A public health nurse is on trial charged with theft of more than €11,000 from a patient in her 80s via 59 bank card transactions at shops and ATM machines.
Deirdre Kenneally, 47, of Leitrim, Kilworth, County Cork, pleaded not guilty to all 59 theft charges and three other related charges and she went on trial before Judge Gerard O’Brien and five women and seven men of the jury at Cork Circuit Criminal Court.
Prosecution barrister, Donal McCarthy, said the evidence he anticipated the prosecution would present in the week-long trial would be that Ms Kenneally allegedly used the bank card belonging to a patient in her 80s to get money from ATM machines for her own benefit.
He said 59 of the charges related to alleged theft and three of them related to phoning online banking to transfer money belonging to the injured party from one account to another.
Mr McCarthy stressed that both accounts belonged to the elderly woman and that the three transactions were done to facilitate bank card transactions at ATM machines.
Betty Darcy said her widowed sister, Alice Twomey, lived in a remote country farm in Castlelyons and became fragile mentally so she (Ms Darcy) rang her three times a day.
“Nurses called to see her. Everyone tried to help her. She was a difficult person to relate to. She did not trust anyone in this world including myself. Only one person succeeded in getting her confidence – Nurse Clancy."
Clancy, the court head, was the maiden name of the accused, Deirdre Kenneally.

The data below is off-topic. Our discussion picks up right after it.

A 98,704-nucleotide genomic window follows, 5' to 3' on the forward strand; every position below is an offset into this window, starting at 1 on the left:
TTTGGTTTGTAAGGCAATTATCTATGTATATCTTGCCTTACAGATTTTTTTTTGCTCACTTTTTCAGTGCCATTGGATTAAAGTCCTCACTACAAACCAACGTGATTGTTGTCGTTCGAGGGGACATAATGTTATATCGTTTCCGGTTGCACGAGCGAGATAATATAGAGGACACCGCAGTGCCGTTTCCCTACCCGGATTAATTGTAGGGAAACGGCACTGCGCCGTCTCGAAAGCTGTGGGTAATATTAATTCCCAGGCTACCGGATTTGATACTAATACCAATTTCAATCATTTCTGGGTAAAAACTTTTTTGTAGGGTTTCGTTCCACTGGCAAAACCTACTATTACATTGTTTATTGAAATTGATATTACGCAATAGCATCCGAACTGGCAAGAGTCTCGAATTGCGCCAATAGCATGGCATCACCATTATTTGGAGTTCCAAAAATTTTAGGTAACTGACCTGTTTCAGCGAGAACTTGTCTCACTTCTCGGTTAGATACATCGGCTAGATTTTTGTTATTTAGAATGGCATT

“I was not aware my sister had a debit card. She possibly did not know it herself. She had Alzheimer’s and she was in her mid-80s. She always used money. She always used cash.
“As far as finances are concerned if I borrowed a euro she got it back. She was always very honest. She would not owe you anything. She would not take anything belonging to you but also it worked the other way. She knew what she wanted. She did not get what she wanted - that is why the court case is here today.”
Ms Darcy who is 80 and a former bank official said she was the one who discovered what allegedly happened and not a bank inspector or anyone else.
“I was horrified and devastated. My sister was very straight, very honest. She would not do a dirty trick on anyone. She would expect me to look out for her. I have nothing to gain, only hassle, it has been a living nightmare for the past two and a half years.”
Defence barrister, Tom Power, suggested to the witness that Alice Twomey had a good relationship with nurse Clancy.
Ms Darcy replied:
Mr Power BL asked if she knew that her sister had entered an arrangement to pay the defendant every week for services to her.
Ms Darcy replied in relation to the defendant, “She was paid by the HSE. She (her sister) was a highly intelligent woman before she got Alzheimer’s. She knew quite well she (the nurse) was paid by the HSE. She would not do it if she was in her right mind or even if she was in her wrong mind.
“I always like to be right I would be delighted if anyone could prove me wrong because she was an excellent nurse.”
It took an hour for the arraignment of the accused where she replied not guilty to 62 charges and for the charges to be read over to the jury by the registrar at the outset.
Fifty-nine charges are contrary to Section 4.1 of the Criminal Justice (Theft) Act, which refers to the dishonest appropriation of various sums of money, the property of Alice Twomey, without her consent, with the intention of depriving Alice Twomey of it. Sums range from €11 to €396 from August 2015 to July 2016 at various locations in Fermoy, Kilworth, Mitchelstown, Cork city and Swords, County Dublin.
Three charges are contrary to Section 9 of the same Act between February and June 2016 where it is alleged she operated a computer with the intention of causing a loss to Alice Twomey.
The total amount of money referred to in charges is more than €11,000.